On the Internet, Nobody Knows You're a Rat

New virtual reality experiment lets people and rodents control interacting avatars.

By Gregory Mone
May 13, 2013 7:28 PMNov 12, 2019 4:20 AM


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[This article originally appeared in print as "Getting the Rat's-Eye View."] 

Rats are among the most studied creatures on the planet, but scientists typically observe them at a distance. Now humans can interact with rodents on equal terms, thanks to a mind-bending experiment conceived by virtual reality pioneers Mel Slater and Mandayam Srinivasan. 

The experiment, described in a recent paper in the journal PLOS One, consists of two real locations plus one virtual environment: a lab in Barcelona; a 1-foot-wide arena in an animal care facility seven miles away; and a virtual version of that arena online. 

In the Barcelona lab, a human participant straps on high-definition goggles to see the virtual arena through the eyes of an avatar, or digital double. When he turns, his avatar turns; he can move his double forward and back using a hand-held remote.


The participant’s movements are also transferred to a baseball-size robot in the tiny arena seven miles away. The robot, in turn, shares that space with a free-roaming laboratory rat. Cameras track the rat, and software transfers the animal’s movements to a second digital human within the virtual arena, accompanying the participant’s avatar.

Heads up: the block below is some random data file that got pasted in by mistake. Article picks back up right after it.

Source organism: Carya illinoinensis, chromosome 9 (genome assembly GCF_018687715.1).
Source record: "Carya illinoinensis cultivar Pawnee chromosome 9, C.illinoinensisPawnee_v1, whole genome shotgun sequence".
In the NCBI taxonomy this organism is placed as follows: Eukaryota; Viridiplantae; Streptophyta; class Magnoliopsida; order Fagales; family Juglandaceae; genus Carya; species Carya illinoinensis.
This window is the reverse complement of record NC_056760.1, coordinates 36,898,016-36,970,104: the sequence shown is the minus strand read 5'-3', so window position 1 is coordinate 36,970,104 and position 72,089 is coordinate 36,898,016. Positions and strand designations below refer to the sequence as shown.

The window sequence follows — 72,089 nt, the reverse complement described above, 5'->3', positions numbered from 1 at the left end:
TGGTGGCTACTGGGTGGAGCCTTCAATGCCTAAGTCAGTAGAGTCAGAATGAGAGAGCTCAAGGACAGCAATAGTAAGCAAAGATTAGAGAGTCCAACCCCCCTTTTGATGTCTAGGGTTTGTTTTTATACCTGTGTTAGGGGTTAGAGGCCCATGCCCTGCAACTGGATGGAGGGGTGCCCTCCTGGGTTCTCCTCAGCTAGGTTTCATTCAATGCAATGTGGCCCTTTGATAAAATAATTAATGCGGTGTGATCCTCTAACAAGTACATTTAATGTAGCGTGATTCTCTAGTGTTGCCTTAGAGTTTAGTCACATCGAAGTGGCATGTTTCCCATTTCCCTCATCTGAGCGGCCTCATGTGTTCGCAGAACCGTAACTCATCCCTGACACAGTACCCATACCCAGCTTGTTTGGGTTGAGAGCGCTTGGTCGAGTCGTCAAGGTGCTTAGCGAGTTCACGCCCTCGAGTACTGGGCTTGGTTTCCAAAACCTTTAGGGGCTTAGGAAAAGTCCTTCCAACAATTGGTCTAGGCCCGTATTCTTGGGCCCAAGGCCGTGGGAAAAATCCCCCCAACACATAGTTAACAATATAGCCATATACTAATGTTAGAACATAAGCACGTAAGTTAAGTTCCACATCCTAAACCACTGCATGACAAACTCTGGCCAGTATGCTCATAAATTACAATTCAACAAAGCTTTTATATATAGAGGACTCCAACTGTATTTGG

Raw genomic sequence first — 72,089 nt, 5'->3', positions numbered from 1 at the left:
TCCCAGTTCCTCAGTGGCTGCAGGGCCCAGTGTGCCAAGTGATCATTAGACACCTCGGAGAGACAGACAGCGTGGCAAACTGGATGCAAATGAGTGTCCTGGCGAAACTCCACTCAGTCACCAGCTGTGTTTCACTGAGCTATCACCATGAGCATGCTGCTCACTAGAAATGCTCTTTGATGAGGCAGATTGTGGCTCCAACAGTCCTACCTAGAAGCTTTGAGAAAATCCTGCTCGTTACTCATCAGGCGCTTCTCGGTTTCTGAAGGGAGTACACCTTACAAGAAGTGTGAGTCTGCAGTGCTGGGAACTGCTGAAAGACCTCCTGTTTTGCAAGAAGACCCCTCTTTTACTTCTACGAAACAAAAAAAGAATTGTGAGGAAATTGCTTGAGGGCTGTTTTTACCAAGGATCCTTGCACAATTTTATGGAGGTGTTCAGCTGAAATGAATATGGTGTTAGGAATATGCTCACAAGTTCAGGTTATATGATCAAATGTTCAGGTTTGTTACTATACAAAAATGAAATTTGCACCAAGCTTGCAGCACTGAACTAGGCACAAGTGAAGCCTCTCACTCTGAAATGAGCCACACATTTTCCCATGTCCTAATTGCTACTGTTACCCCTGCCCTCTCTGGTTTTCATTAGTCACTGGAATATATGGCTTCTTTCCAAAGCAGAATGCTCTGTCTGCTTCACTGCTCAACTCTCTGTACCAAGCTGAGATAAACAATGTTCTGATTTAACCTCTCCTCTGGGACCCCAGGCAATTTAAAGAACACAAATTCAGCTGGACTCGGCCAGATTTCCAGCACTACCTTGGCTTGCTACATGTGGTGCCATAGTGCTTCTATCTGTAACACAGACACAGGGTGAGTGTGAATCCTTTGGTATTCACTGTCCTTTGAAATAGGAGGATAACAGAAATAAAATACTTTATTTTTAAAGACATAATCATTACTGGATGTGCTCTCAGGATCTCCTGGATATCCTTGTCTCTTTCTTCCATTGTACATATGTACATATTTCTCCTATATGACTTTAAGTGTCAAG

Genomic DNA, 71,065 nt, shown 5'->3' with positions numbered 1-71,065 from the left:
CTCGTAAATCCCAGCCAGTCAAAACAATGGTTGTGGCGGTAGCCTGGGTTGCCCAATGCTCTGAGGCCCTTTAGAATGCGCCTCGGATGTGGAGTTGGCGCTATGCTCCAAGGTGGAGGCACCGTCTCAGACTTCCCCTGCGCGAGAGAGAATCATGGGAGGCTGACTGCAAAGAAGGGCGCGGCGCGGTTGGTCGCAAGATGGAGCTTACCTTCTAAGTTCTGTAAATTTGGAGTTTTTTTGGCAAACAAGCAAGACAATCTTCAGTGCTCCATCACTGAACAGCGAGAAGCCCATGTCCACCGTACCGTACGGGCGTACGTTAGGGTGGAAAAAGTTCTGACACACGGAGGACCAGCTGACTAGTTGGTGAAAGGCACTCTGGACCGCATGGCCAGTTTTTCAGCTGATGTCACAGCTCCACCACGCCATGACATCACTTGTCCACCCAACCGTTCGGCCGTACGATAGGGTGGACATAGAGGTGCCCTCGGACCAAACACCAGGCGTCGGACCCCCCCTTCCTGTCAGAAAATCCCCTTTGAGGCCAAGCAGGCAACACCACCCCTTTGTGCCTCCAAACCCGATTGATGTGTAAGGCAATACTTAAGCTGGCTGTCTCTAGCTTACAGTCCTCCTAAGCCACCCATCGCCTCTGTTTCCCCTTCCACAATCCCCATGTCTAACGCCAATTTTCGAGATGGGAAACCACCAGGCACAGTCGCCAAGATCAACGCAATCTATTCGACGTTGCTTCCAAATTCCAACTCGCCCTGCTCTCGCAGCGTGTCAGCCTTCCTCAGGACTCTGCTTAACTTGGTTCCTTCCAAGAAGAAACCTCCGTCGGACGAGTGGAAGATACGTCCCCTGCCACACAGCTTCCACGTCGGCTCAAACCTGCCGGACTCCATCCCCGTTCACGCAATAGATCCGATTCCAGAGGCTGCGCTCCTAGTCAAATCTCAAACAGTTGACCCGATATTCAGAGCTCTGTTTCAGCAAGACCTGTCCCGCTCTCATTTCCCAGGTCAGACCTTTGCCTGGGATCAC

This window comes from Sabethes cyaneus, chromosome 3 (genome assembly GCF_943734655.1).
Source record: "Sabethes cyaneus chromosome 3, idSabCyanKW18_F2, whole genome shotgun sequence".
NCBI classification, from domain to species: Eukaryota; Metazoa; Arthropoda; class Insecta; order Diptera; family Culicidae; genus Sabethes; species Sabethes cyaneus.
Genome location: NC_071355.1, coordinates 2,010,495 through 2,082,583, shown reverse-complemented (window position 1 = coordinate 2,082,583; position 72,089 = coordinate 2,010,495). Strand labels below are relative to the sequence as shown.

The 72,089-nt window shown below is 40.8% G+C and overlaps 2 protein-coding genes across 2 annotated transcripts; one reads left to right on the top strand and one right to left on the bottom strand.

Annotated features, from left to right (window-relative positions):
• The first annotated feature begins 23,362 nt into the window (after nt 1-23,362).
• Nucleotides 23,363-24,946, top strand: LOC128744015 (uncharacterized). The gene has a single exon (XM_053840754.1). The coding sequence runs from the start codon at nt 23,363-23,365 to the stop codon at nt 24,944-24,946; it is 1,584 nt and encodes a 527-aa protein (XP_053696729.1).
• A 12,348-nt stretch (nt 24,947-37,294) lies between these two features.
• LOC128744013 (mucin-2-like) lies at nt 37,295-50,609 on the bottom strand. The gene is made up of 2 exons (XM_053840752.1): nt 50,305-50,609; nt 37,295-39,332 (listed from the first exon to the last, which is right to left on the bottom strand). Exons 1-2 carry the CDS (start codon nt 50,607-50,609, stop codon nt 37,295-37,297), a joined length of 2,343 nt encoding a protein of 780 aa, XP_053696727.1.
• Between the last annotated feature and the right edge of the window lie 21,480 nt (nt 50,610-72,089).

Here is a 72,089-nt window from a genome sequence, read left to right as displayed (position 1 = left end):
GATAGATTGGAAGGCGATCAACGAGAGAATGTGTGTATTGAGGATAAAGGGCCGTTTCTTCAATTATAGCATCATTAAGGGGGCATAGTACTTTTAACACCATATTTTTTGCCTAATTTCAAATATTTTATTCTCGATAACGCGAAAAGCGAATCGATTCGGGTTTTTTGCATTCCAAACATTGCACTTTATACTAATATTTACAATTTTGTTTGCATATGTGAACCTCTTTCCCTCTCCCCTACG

“The rat’s positions and orientation are represented to the human as if it is another human,” Srinivasan explains. The rat, meanwhile, interacts with the robot in the real world.

The unusual experiment could be an opportunity for scientists to glean new insights into rat behavior, but a recent test run revealed an interesting human quirk. When participants were fooled into thinking that a human — not a rat — was controlling the other avatar, they gave it more personal space. 

“We maintain our distance between people,” explains Slater. He and Srinivasan hope this technology could allow humans to interact with animals in their natural environments, giving scientists closer-than-ever insight into how they behave.

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